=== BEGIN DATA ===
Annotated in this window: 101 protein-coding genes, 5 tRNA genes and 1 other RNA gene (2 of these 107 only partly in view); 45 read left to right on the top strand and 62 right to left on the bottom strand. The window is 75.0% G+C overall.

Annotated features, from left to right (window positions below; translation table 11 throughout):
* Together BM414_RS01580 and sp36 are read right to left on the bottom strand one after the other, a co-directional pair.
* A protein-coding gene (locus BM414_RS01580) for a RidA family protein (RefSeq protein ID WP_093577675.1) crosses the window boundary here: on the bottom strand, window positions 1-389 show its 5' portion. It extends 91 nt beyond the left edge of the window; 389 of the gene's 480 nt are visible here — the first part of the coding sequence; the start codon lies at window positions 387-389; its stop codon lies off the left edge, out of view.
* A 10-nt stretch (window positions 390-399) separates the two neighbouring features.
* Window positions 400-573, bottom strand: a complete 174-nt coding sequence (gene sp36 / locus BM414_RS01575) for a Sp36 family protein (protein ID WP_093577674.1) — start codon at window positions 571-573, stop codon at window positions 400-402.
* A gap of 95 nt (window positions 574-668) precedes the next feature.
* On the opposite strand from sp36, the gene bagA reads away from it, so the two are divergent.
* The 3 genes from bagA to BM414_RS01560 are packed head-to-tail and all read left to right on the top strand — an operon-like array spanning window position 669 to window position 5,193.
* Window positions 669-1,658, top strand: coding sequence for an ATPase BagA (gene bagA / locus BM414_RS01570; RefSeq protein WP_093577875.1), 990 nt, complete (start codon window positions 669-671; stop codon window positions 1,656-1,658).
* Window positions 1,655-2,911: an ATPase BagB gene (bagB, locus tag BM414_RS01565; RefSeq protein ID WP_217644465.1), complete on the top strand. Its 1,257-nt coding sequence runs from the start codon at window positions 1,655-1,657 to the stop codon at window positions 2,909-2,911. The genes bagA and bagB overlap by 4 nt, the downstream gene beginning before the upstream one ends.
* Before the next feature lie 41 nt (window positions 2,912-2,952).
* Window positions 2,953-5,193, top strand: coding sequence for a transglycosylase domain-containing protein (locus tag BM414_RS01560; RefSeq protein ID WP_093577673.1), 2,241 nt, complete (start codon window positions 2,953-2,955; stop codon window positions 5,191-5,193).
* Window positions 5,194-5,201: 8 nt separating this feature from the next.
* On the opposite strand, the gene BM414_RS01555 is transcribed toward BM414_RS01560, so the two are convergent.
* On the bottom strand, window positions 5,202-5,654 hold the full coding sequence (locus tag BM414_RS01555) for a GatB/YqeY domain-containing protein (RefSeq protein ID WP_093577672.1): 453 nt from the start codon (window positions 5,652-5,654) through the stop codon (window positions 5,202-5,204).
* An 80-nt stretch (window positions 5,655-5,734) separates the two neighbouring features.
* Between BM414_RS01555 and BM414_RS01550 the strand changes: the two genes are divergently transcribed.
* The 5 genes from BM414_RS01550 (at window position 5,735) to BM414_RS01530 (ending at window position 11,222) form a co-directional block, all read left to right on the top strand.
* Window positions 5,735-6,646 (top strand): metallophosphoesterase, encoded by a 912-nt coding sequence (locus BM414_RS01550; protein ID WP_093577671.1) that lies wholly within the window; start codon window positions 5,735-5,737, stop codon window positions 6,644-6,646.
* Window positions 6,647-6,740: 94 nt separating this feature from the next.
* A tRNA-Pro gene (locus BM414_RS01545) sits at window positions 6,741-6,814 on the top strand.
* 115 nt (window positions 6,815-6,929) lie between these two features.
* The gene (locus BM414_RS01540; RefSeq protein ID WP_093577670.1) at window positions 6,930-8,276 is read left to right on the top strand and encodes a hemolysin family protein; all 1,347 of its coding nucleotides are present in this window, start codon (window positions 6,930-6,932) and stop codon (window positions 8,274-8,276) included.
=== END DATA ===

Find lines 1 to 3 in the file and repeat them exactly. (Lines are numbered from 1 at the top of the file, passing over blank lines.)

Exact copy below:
Annotated in this window: 101 protein-coding genes, 5 tRNA genes and 1 other RNA gene (2 of these 107 only partly in view); 45 read left to right on the top strand and 62 right to left on the bottom strand. The window is 75.0% G+C overall.

Annotated features, from left to right (window positions below; translation table 11 throughout):
* Together BM414_RS01580 and sp36 are read right to left on the bottom strand one after the other, a co-directional pair.